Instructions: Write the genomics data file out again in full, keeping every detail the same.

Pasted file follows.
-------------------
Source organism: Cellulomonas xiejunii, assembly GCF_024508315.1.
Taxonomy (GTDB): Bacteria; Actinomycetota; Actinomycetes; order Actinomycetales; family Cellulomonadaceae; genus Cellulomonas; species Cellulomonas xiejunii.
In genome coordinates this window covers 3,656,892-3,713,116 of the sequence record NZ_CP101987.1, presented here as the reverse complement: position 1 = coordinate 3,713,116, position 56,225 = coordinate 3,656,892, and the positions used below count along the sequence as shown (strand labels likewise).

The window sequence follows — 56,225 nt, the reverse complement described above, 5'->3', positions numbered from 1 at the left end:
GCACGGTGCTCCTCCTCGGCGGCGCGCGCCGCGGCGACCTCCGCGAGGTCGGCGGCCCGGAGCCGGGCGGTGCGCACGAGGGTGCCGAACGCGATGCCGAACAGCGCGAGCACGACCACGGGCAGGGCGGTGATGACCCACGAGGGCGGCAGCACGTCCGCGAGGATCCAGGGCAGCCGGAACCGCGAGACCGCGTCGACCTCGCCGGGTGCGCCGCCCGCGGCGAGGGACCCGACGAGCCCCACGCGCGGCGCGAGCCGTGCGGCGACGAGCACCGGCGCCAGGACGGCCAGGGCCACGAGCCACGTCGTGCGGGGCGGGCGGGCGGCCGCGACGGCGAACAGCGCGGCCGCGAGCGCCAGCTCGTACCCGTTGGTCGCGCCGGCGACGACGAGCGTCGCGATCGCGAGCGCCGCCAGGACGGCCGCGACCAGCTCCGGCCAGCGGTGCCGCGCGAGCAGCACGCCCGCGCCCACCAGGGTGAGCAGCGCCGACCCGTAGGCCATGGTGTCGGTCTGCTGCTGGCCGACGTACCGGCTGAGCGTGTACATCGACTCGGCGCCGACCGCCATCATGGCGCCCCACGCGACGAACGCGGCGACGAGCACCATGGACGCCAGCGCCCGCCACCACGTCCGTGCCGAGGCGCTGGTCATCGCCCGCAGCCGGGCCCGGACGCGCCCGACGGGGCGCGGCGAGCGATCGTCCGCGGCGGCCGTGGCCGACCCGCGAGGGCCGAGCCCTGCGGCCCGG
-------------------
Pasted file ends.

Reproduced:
Source organism: Cellulomonas xiejunii, assembly GCF_024508315.1.
Taxonomy (GTDB): Bacteria; Actinomycetota; Actinomycetes; order Actinomycetales; family Cellulomonadaceae; genus Cellulomonas; species Cellulomonas xiejunii.
In genome coordinates this window covers 3,656,892-3,713,116 of the sequence record NZ_CP101987.1, presented here as the reverse complement: position 1 = coordinate 3,713,116, position 56,225 = coordinate 3,656,892, and the positions used below count along the sequence as shown (strand labels likewise).

The window sequence follows — 56,225 nt, the reverse complement described above, 5'->3', positions numbered from 1 at the left end:
GCACGGTGCTCCTCCTCGGCGGCGCGCGCCGCGGCGACCTCCGCGAGGTCGGCGGCCCGGAGCCGGGCGGTGCGCACGAGGGTGCCGAACGCGATGCCGAACAGCGCGAGCACGACCACGGGCAGGGCGGTGATGACCCACGAGGGCGGCAGCACGTCCGCGAGGATCCAGGGCAGCCGGAACCGCGAGACCGCGTCGACCTCGCCGGGTGCGCCGCCCGCGGCGAGGGACCCGACGAGCCCCACGCGCGGCGCGAGCCGTGCGGCGACGAGCACCGGCGCCAGGACGGCCAGGGCCACGAGCCACGTCGTGCGGGGCGGGCGGGCGGCCGCGACGGCGAACAGCGCGGCCGCGAGCGCCAGCTCGTACCCGTTGGTCGCGCCGGCGACGACGAGCGTCGCGATCGCGAGCGCCGCCAGGACGGCCGCGACCAGCTCCGGCCAGCGGTGCCGCGCGAGCAGCACGCCCGCGCCCACCAGGGTGAGCAGCGCCGACCCGTAGGCCATGGTGTCGGTCTGCTGCTGGCCGACGTACCGGCTGAGCGTGTACATCGACTCGGCGCCGACCGCCATCATGGCGCCCCACGCGACGAACGCGGCGACGAGCACCATGGACGCCAGCGCCCGCCACCACGTCCGTGCCGAGGCGCTGGTCATCGCCCGCAGCCGGGCCCGGACGCGCCCGACGGGGCGCGGCGAGCGATCGTCCGCGGCGGCCGTGGCCGACCCGCGAGGGCCGAGCCCTGCGGCCCGG